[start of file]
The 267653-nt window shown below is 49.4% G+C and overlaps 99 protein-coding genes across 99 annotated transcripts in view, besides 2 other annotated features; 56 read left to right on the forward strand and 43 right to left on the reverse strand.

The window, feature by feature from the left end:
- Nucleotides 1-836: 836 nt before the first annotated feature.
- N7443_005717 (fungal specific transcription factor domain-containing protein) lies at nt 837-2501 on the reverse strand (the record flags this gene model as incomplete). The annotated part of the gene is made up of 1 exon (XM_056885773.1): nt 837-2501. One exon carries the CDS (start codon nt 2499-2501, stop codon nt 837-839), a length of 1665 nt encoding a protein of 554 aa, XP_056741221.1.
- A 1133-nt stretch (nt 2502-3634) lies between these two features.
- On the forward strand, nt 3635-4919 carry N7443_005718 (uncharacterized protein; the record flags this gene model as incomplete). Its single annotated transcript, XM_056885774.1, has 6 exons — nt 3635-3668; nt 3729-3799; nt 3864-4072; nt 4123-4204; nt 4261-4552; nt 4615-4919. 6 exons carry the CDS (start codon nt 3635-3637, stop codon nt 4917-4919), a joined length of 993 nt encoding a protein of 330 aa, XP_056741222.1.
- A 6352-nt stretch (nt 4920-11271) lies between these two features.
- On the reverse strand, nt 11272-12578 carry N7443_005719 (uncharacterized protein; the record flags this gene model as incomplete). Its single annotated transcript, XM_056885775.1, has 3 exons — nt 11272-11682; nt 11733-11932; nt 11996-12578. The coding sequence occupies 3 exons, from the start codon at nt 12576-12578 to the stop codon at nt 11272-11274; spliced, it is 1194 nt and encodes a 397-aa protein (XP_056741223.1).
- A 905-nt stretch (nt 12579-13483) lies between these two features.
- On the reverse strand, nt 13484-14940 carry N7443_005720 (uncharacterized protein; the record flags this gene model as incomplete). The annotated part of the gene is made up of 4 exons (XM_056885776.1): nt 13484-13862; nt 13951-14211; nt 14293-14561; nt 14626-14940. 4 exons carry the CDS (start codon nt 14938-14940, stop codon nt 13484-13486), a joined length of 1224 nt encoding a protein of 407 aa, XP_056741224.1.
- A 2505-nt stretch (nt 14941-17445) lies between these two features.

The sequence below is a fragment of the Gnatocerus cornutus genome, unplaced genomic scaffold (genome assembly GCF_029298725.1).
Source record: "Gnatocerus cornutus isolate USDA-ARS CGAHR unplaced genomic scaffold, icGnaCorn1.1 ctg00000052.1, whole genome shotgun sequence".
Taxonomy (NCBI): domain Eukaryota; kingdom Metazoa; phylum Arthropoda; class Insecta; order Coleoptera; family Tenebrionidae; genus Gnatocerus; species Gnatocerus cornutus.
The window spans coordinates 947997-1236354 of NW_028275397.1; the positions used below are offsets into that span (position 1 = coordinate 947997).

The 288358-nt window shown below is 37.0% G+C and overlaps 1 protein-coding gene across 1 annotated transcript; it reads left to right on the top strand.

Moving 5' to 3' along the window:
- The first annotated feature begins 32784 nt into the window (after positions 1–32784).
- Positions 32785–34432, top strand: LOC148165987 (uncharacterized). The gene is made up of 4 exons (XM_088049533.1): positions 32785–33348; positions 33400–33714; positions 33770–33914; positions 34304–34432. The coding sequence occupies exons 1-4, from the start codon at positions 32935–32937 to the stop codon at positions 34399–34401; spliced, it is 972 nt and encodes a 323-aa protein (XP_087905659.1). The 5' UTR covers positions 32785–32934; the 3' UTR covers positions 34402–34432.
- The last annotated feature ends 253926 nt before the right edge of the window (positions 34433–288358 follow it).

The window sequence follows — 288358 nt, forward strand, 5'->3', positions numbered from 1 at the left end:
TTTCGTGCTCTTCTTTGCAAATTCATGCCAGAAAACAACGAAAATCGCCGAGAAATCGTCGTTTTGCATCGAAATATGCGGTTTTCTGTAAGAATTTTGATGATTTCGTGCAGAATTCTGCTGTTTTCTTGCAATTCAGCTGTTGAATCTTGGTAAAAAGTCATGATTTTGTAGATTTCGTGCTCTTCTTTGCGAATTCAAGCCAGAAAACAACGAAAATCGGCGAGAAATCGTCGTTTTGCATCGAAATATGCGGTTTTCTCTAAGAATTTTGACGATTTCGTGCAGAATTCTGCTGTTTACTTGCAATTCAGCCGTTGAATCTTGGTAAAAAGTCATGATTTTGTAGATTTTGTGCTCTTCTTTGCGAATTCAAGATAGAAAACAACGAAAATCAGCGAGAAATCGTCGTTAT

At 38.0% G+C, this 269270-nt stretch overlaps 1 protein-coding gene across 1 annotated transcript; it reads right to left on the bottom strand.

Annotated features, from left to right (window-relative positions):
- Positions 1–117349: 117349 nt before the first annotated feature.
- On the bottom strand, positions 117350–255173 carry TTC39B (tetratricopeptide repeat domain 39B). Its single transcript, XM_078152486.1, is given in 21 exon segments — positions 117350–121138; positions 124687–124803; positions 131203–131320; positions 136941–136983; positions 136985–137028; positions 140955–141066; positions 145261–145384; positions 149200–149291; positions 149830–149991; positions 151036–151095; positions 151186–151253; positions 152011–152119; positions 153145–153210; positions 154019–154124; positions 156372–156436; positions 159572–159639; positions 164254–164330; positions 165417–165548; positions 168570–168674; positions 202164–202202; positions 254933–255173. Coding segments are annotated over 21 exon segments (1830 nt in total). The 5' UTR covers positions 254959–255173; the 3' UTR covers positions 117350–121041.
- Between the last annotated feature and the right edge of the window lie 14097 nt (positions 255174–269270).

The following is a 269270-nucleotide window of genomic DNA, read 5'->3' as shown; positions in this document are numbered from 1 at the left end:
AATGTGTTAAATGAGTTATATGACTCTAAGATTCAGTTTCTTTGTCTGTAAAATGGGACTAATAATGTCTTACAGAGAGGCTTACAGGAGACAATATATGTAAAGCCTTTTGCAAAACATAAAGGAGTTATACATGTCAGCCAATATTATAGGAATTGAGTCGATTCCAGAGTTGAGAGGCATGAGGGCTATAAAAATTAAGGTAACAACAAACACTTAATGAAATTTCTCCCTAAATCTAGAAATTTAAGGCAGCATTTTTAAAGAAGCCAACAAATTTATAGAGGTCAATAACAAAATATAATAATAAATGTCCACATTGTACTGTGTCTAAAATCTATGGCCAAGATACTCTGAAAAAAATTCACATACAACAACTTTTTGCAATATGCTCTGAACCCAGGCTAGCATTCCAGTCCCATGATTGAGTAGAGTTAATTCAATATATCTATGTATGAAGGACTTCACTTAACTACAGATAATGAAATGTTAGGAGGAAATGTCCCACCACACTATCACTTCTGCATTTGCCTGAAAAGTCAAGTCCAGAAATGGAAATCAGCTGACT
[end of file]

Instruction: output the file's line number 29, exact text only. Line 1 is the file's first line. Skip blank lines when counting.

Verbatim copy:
AATGTGTTAAATGAGTTATATGACTCTAAGATTCAGTTTCTTTGTCTGTAAAATGGGACTAATAATGTCTTACAGAGAGGCTTACAGGAGACAATATATGTAAAGCCTTTTGCAAAACATAAAGGAGTTATACATGTCAGCCAATATTATAGGAATTGAGTCGATTCCAGAGTTGAGAGGCATGAGGGCTATAAAAATTAAGGTAACAACAAACACTTAATGAAATTTCTCCCTAAATCTAGAAATTTAAGGCAGCATTTTTAAAGAAGCCAACAAATTTATAGAGGTCAATAACAAAATATAATAATAAATGTCCACATTGTACTGTGTCTAAAATCTATGGCCAAGATACTCTGAAAAAAATTCACATACAACAACTTTTTGCAATATGCTCTGAACCCAGGCTAGCATTCCAGTCCCATGATTGAGTAGAGTTAATTCAATATATCTATGTATGAAGGACTTCACTTAACTACAGATAATGAAATGTTAGGAGGAAATGTCCCACCACACTATCACTTCTGCATTTGCCTGAAAAGTCAAGTCCAGAAATGGAAATCAGCTGACT